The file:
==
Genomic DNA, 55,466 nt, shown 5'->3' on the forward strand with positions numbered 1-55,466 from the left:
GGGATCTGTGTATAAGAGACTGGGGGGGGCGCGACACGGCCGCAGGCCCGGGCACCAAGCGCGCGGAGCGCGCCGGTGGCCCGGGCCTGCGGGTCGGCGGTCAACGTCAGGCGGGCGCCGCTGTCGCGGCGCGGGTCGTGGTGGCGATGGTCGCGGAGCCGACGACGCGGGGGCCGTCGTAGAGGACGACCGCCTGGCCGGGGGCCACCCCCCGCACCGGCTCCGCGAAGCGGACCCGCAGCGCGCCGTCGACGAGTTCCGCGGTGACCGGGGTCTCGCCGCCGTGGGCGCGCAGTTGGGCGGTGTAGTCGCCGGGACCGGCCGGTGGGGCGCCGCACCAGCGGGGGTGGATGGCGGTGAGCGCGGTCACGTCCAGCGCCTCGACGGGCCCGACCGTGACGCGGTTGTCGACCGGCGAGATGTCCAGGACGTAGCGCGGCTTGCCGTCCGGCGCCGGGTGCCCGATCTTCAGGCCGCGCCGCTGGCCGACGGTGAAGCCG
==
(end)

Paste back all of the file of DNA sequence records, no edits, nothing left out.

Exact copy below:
Genomic DNA, 55,466 nt, shown 5'->3' on the forward strand with positions numbered 1-55,466 from the left:
GGGATCTGTGTATAAGAGACTGGGGGGGGCGCGACACGGCCGCAGGCCCGGGCACCAAGCGCGCGGAGCGCGCCGGTGGCCCGGGCCTGCGGGTCGGCGGTCAACGTCAGGCGGGCGCCGCTGTCGCGGCGCGGGTCGTGGTGGCGATGGTCGCGGAGCCGACGACGCGGGGGCCGTCGTAGAGGACGACCGCCTGGCCGGGGGCCACCCCCCGCACCGGCTCCGCGAAGCGGACCCGCAGCGCGCCGTCGACGAGTTCCGCGGTGACCGGGGTCTCGCCGCCGTGGGCGCGCAGTTGGGCGGTGTAGTCGCCGGGACCGGCCGGTGGGGCGCCGCACCAGCGGGGGTGGATGGCGGTGAGCGCGGTCACGTCCAGCGCCTCGACGGGCCCGACCGTGACGCGGTTGTCGACCGGCGAGATGTCCAGGACGTAGCGCGGCTTGCCGTCCGGCGCCGGGTGCCCGATCTTCAGGCCGCGCCGCTGGCCGACGGTGAAGCCG